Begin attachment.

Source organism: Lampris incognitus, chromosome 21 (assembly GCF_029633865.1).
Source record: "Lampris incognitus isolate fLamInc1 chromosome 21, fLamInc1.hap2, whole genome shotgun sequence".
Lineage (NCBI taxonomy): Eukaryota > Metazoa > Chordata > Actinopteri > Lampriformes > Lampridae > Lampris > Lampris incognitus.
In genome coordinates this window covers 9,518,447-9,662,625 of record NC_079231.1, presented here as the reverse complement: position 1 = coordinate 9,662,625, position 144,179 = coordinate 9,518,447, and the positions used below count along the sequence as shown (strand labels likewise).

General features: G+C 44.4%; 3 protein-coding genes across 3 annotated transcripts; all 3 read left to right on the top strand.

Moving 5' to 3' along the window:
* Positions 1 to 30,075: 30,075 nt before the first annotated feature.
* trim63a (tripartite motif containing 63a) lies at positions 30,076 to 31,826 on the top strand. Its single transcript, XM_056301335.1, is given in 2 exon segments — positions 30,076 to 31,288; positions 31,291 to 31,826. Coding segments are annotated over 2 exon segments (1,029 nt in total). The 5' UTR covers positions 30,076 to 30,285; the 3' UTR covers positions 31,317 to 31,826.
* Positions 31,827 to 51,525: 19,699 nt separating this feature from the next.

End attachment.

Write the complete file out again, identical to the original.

Source organism: Lampris incognitus, chromosome 21 (assembly GCF_029633865.1).
Source record: "Lampris incognitus isolate fLamInc1 chromosome 21, fLamInc1.hap2, whole genome shotgun sequence".
Lineage (NCBI taxonomy): Eukaryota > Metazoa > Chordata > Actinopteri > Lampriformes > Lampridae > Lampris > Lampris incognitus.
In genome coordinates this window covers 9,518,447-9,662,625 of record NC_079231.1, presented here as the reverse complement: position 1 = coordinate 9,662,625, position 144,179 = coordinate 9,518,447, and the positions used below count along the sequence as shown (strand labels likewise).

General features: G+C 44.4%; 3 protein-coding genes across 3 annotated transcripts; all 3 read left to right on the top strand.

Moving 5' to 3' along the window:
* Positions 1 to 30,075: 30,075 nt before the first annotated feature.
* trim63a (tripartite motif containing 63a) lies at positions 30,076 to 31,826 on the top strand. Its single transcript, XM_056301335.1, is given in 2 exon segments — positions 30,076 to 31,288; positions 31,291 to 31,826. Coding segments are annotated over 2 exon segments (1,029 nt in total). The 5' UTR covers positions 30,076 to 30,285; the 3' UTR covers positions 31,317 to 31,826.
* Positions 31,827 to 51,525: 19,699 nt separating this feature from the next.